Choropleth maps can be used to immediately convey important information about a geographical dataset.
Like heat maps, they show the local variations of a measurement, such as population density. However, while heat maps average measurements in arbitrary bins, choropleth maps do that according to predefined boundaries, such as country and state frontiers.
In this post, you will use state-of-the art python visualization libraries to draw choropleth maps. You will learn:
First, Install Anaconda if not yet done.
Then, create a new conda environment for this exercise, named geoviews:
conda create -n geoviews python=3.7
May 2021: Note that we do want to use python 3.7, to avoid a temporary conda dependency issue with later versions of python.
conda activate geoviews
And install geoviews :
conda install -c pyviz geoviews
This is going to take a few minutes, please be patient.
Finally, here are the files needed for this tutorial (jupyter notebook, input dataset), in case you need them.
By installing geoviews, we have actually installed a large number of python packages, that are (or might be) needed for geographical data analysis and visualization.
Here is a simplified description of the dependencies between some of these packages:
This might seem a bit complicated, and indeed it is!
Currently, at the end of 2019, the landscape of python visualization is transforming rapidly, and it can be quite difficult to choose and learn the right tools. Personally, here's what I'm looking for:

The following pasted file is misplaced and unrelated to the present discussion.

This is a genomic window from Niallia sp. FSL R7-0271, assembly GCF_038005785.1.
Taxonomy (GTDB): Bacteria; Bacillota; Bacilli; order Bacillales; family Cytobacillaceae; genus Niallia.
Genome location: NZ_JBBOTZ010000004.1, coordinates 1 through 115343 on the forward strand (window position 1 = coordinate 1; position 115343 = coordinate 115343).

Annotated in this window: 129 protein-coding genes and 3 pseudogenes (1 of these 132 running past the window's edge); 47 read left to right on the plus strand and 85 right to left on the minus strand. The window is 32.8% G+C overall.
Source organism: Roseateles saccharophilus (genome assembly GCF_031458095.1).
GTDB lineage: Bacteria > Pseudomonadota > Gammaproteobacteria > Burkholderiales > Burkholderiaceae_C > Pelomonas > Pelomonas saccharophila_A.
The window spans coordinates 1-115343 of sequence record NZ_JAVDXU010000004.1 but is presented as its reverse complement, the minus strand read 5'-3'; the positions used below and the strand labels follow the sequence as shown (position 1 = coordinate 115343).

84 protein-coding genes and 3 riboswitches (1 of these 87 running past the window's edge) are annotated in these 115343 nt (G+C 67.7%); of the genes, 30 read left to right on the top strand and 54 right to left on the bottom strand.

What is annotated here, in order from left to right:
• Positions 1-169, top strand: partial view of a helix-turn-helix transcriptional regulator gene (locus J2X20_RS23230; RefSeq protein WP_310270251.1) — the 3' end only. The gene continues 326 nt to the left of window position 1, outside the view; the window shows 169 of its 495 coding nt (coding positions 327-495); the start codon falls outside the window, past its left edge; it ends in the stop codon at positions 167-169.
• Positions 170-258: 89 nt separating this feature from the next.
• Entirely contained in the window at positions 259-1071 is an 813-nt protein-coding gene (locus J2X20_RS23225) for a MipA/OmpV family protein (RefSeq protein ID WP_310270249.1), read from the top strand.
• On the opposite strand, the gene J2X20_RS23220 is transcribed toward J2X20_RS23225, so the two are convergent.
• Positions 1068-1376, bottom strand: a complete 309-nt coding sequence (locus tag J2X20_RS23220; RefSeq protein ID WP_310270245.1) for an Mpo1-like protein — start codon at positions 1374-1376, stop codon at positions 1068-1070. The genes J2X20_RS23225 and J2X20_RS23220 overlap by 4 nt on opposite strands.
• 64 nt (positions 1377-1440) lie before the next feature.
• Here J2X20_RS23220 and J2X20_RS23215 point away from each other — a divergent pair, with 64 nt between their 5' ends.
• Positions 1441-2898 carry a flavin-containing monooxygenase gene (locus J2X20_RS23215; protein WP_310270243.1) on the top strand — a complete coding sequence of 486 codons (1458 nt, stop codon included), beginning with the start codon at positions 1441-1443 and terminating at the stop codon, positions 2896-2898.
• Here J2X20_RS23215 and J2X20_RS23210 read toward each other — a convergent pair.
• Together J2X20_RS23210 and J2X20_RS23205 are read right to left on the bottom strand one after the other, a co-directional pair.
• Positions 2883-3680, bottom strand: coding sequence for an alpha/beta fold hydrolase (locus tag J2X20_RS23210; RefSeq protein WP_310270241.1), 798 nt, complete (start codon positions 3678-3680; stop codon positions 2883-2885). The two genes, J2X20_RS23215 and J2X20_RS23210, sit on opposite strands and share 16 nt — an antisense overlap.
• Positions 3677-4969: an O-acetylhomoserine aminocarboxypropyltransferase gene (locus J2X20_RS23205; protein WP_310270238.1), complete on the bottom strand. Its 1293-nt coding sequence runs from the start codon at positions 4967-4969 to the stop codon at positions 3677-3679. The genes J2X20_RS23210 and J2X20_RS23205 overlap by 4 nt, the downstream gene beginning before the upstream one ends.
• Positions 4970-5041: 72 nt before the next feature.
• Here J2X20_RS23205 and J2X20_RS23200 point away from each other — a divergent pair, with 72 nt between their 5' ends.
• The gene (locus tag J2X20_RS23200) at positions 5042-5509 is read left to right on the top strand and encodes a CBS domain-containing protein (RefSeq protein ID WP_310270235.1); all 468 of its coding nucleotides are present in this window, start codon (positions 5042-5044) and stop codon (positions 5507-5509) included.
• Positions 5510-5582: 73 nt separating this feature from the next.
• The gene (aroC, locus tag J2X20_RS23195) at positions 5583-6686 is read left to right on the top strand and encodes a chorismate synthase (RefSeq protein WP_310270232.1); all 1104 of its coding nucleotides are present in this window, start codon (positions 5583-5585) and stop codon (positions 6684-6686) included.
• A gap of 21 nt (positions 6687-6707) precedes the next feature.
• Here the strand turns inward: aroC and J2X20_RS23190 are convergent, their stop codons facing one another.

Many times, I use bokeh directly, like in Show your Data in a Google Map with Python or Interactive Visualization with Bokeh in a Jupyter Notebook. But making a single plot in bokeh can require a dozen lines of code or more.
Holoviews, which can be used as a high-level interface to bokeh or matplotlib, makes it easy to create complex plots in just two lines of code, and is thus addressing point 1.
When I need to display big data, I use datashader, a library that compresses big data into an image dynamically before sending it to a bokeh plot. Again, bokeh and holoviews are the way to go here.
In june 2019, the holoviz project was launched. The holoviz team is packaging the tools I need in the pyviz conda repo, and seems to share my views of how data visualization in python should evolve. So I'm now using holoviz as a main entry point to visualization. If you want to know more about this project, you can refer to their FAQ.
import geoviews as gv import geoviews.feature as gf import xarray as xr from cartopy import crs gv.extension('bokeh')